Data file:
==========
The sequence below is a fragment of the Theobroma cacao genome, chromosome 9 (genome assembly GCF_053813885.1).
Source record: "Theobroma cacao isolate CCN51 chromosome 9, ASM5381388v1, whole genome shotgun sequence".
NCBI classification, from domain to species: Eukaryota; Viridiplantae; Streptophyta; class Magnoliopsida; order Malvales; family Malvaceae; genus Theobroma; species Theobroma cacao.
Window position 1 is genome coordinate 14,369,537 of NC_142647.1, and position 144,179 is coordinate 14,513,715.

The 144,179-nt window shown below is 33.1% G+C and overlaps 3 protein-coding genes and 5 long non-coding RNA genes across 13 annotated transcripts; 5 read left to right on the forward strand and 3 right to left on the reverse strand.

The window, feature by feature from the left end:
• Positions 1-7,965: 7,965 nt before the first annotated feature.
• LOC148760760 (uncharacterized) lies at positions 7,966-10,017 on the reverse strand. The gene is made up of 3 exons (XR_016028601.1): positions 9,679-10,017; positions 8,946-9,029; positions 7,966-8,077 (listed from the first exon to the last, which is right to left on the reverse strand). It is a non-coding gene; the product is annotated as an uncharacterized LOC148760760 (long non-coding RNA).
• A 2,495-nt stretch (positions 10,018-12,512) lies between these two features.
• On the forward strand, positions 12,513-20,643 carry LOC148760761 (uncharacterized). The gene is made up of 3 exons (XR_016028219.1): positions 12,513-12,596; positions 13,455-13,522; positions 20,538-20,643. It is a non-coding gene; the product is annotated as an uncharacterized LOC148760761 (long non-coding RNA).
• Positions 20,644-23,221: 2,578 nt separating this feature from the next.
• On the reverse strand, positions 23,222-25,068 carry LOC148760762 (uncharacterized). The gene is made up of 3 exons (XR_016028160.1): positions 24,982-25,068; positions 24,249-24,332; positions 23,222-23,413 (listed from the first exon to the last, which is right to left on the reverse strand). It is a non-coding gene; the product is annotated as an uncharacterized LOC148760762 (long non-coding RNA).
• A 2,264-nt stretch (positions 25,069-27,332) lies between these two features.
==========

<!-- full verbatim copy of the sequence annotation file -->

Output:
The sequence below is a fragment of the Theobroma cacao genome, chromosome 9 (genome assembly GCF_053813885.1).
Source record: "Theobroma cacao isolate CCN51 chromosome 9, ASM5381388v1, whole genome shotgun sequence".
NCBI classification, from domain to species: Eukaryota; Viridiplantae; Streptophyta; class Magnoliopsida; order Malvales; family Malvaceae; genus Theobroma; species Theobroma cacao.
Window position 1 is genome coordinate 14,369,537 of NC_142647.1, and position 144,179 is coordinate 14,513,715.

The 144,179-nt window shown below is 33.1% G+C and overlaps 3 protein-coding genes and 5 long non-coding RNA genes across 13 annotated transcripts; 5 read left to right on the forward strand and 3 right to left on the reverse strand.

The window, feature by feature from the left end:
• Positions 1-7,965: 7,965 nt before the first annotated feature.
• LOC148760760 (uncharacterized) lies at positions 7,966-10,017 on the reverse strand. The gene is made up of 3 exons (XR_016028601.1): positions 9,679-10,017; positions 8,946-9,029; positions 7,966-8,077 (listed from the first exon to the last, which is right to left on the reverse strand). It is a non-coding gene; the product is annotated as an uncharacterized LOC148760760 (long non-coding RNA).
• A 2,495-nt stretch (positions 10,018-12,512) lies between these two features.
• On the forward strand, positions 12,513-20,643 carry LOC148760761 (uncharacterized). The gene is made up of 3 exons (XR_016028219.1): positions 12,513-12,596; positions 13,455-13,522; positions 20,538-20,643. It is a non-coding gene; the product is annotated as an uncharacterized LOC148760761 (long non-coding RNA).
• Positions 20,644-23,221: 2,578 nt separating this feature from the next.
• On the reverse strand, positions 23,222-25,068 carry LOC148760762 (uncharacterized). The gene is made up of 3 exons (XR_016028160.1): positions 24,982-25,068; positions 24,249-24,332; positions 23,222-23,413 (listed from the first exon to the last, which is right to left on the reverse strand). It is a non-coding gene; the product is annotated as an uncharacterized LOC148760762 (long non-coding RNA).
• A 2,264-nt stretch (positions 25,069-27,332) lies between these two features.